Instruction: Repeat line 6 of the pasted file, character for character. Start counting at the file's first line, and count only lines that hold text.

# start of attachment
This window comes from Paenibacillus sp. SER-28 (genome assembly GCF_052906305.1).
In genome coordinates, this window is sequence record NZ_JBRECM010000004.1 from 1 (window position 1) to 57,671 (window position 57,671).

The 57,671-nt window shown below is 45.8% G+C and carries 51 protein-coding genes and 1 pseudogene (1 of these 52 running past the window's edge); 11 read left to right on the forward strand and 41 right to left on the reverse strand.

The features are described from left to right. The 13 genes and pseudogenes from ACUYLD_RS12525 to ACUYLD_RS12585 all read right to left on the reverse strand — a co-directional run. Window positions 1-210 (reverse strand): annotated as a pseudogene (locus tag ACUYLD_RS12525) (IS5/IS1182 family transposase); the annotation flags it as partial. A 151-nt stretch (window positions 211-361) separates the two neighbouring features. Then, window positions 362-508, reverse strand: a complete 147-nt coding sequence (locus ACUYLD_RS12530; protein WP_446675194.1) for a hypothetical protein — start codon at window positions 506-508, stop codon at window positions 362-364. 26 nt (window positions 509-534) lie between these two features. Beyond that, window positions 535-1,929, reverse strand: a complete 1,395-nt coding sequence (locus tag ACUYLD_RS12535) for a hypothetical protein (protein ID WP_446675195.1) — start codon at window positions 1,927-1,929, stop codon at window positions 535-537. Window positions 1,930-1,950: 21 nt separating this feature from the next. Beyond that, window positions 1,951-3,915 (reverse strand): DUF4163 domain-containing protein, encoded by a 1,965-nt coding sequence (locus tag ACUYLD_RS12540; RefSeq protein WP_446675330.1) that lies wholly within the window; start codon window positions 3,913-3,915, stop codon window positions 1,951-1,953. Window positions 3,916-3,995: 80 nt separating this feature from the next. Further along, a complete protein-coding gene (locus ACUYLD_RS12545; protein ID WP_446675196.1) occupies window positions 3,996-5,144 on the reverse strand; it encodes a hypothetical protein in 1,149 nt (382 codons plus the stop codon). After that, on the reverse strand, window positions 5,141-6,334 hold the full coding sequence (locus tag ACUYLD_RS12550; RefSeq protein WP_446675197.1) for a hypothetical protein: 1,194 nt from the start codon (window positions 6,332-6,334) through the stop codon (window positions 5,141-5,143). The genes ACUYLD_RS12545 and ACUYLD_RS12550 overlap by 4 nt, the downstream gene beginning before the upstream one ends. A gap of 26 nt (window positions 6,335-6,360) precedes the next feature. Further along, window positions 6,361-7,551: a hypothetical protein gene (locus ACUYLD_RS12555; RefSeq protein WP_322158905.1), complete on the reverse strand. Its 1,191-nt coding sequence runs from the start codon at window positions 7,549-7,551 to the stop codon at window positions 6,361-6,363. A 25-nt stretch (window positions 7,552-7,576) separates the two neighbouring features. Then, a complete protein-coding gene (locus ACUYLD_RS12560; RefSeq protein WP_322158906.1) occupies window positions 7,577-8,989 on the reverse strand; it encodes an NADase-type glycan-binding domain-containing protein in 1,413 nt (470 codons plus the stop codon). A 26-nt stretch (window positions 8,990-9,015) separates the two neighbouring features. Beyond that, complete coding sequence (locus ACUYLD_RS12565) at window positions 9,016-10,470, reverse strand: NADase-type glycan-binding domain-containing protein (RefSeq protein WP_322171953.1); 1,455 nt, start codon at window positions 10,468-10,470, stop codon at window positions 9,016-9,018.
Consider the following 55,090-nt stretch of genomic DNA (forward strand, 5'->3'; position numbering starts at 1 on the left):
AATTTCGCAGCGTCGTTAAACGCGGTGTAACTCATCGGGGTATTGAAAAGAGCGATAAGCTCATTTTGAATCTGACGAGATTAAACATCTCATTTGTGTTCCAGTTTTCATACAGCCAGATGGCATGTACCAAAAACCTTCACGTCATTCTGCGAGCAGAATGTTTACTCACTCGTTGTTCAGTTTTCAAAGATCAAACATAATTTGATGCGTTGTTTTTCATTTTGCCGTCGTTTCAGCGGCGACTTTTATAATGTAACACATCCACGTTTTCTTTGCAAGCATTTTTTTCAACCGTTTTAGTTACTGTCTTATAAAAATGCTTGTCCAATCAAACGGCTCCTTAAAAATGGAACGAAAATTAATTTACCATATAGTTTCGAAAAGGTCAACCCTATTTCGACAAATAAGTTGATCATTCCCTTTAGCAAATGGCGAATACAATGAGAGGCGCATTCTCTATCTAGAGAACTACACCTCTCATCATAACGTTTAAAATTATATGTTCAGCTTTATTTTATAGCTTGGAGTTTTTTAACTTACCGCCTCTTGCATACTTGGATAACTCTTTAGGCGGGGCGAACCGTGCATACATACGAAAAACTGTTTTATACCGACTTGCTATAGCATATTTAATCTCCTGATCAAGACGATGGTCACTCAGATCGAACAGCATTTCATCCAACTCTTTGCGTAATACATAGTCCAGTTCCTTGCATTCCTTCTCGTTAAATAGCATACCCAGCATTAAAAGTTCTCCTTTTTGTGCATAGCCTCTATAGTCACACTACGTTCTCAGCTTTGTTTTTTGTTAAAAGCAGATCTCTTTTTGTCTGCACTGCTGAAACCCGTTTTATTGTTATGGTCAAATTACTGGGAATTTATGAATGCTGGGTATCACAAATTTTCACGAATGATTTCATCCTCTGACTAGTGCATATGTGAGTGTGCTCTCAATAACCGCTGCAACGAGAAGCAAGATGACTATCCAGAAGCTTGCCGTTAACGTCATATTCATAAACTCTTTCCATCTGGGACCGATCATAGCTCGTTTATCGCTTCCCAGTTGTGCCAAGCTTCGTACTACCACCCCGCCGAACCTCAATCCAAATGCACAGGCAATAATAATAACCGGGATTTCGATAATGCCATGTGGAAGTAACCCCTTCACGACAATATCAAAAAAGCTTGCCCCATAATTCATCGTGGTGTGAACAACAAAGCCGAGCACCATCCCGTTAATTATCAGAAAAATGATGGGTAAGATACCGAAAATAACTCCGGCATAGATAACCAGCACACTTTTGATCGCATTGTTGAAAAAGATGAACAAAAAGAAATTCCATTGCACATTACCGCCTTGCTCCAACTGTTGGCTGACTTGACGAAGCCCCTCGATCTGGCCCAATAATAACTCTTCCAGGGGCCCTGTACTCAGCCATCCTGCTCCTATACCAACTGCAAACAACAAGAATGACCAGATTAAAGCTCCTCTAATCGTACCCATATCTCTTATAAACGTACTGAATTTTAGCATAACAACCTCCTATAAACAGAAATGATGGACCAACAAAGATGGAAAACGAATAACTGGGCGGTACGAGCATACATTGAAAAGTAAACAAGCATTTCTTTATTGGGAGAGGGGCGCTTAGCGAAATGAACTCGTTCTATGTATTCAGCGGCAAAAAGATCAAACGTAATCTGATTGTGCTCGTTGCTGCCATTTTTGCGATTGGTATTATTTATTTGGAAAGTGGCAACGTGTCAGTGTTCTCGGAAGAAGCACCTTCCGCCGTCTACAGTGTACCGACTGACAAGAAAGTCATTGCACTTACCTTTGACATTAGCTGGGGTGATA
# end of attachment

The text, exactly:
AATTTCGCAGCGTCGTTAAACGCGGTGTAACTCATCGGGGTATTGAAAAGAGCGATAAGCTCATTTTGAATCTGACGAGATTAAACATCTCATTTGTGTTCCAGTTTTCATACAGCCAGATGGCATGTACCAAAAACCTTCACGTCATTCTGCGAGCAGAATGTTTACTCACTCGTTGTTCAGTTTTCAAAGATCAAACATAATTTGATGCGTTGTTTTTCATTTTGCCGTCGTTTCAGCGGCGACTTTTATAATGTAACACATCCACGTTTTCTTTGCAAGCATTTTTTTCAACCGTTTTAGTTACTGTCTTATAAAAATGCTTGTCCAATCAAACGGCTCCTTAAAAATGGAACGAAAATTAATTTACCATATAGTTTCGAAAAGGTCAACCCTATTTCGACAAATAAGTTGATCATTCCCTTTAGCAAATGGCGAATACAATGAGAGGCGCATTCTCTATCTAGAGAACTACACCTCTCATCATAACGTTTAAAATTATATGTTCAGCTTTATTTTATAGCTTGGAGTTTTTTAACTTACCGCCTCTTGCATACTTGGATAACTCTTTAGGCGGGGCGAACCGTGCATACATACGAAAAACTGTTTTATACCGACTTGCTATAGCATATTTAATCTCCTGATCAAGACGATGGTCACTCAGATCGAACAGCATTTCATCCAACTCTTTGCGTAATACATAGTCCAGTTCCTTGCATTCCTTCTCGTTAAATAGCATACCCAGCATTAAAAGTTCTCCTTTTTGTGCATAGCCTCTATAGTCACACTACGTTCTCAGCTTTGTTTTTTGTTAAAAGCAGATCTCTTTTTGTCTGCACTGCTGAAACCCGTTTTATTGTTATGGTCAAATTACTGGGAATTTATGAATGCTGGGTATCACAAATTTTCACGAATGATTTCATCCTCTGACTAGTGCATATGTGAGTGTGCTCTCAATAACCGCTGCAACGAGAAGCAAGATGACTATCCAGAAGCTTGCCGTTAACGTCATATTCATAAACTCTTTCCATCTGGGACCGATCATAGCTCGTTTATCGCTTCCCAGTTGTGCCAAGCTTCGTACTACCACCCCGCCGAACCTCAATCCAAATGCACAGGCAATAATAATAACCGGGATTTCGATAATGCCATGTGGAAGTAACCCCTTCACGACAATATCAAAAAAGCTTGCCCCATAATTCATCGTGGTGTGAACAACAAAGCCGAGCACCATCCCGTTAATTATCAGAAAAATGATGGGTAAGATACCGAAAATAACTCCGGCATAGATAACCAGCACACTTTTGATCGCATTGTTGAAAAAGATGAACAAAAAGAAATTCCATTGCACATTACCGCCTTGCTCCAACTGTTGGCTGACTTGACGAAGCCCCTCGATCTGGCCCAATAATAACTCTTCCAGGGGCCCTGTACTCAGCCATCCTGCTCCTATACCAACTGCAAACAACAAGAATGACCAGATTAAAGCTCCTCTAATCGTACCCATATCTCTTATAAACGTACTGAATTTTAGCATAACAACCTCCTATAAACAGAAATGATGGACCAACAAAGATGGAAAACGAATAACTGGGCGGTACGAGCATACATTGAAAAGTAAACAAGCATTTCTTTATTGGGAGAGGGGCGCTTAGCGAAATGAACTCGTTCTATGTATTCAGCGGCAAAAAGATCAAACGTAATCTGATTGTGCTCGTTGCTGCCATTTTTGCGATTGGTATTATTTATTTGGAAAGTGGCAACGTGTCAGTGTTCTCGGAAGAAGCACCTTCCGCCGTCTACAGTGTACCGACTGACAAGAAAGTCATTGCACTTACCTTTGACATTAGCTGGGGTGATA